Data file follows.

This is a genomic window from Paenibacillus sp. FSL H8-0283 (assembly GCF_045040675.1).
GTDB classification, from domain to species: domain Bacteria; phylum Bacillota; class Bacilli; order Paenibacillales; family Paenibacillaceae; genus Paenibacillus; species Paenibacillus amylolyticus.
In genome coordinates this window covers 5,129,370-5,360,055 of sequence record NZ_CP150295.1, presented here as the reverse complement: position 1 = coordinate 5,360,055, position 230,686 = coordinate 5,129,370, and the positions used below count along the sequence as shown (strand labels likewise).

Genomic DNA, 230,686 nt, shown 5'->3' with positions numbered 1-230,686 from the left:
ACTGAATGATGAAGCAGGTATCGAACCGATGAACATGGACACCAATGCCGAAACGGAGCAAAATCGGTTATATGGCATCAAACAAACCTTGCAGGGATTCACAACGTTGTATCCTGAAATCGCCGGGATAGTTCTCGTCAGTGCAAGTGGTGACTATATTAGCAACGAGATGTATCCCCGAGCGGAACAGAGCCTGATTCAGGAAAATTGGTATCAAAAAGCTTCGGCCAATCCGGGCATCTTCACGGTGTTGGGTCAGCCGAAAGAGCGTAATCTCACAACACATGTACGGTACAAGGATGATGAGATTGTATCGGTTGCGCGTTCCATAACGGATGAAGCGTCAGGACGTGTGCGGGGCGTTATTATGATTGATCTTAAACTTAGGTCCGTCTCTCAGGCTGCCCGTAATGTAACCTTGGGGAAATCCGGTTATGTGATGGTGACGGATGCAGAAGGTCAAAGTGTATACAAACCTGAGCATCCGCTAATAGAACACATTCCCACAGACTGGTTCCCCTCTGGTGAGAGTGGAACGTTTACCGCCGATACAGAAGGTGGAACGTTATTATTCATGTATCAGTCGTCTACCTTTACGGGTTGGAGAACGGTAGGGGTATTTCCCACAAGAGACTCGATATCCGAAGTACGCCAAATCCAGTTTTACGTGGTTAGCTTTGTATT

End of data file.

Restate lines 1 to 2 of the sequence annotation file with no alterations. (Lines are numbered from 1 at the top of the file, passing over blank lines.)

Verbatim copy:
This is a genomic window from Paenibacillus sp. FSL H8-0283 (assembly GCF_045040675.1).
GTDB classification, from domain to species: domain Bacteria; phylum Bacillota; class Bacilli; order Paenibacillales; family Paenibacillaceae; genus Paenibacillus; species Paenibacillus amylolyticus.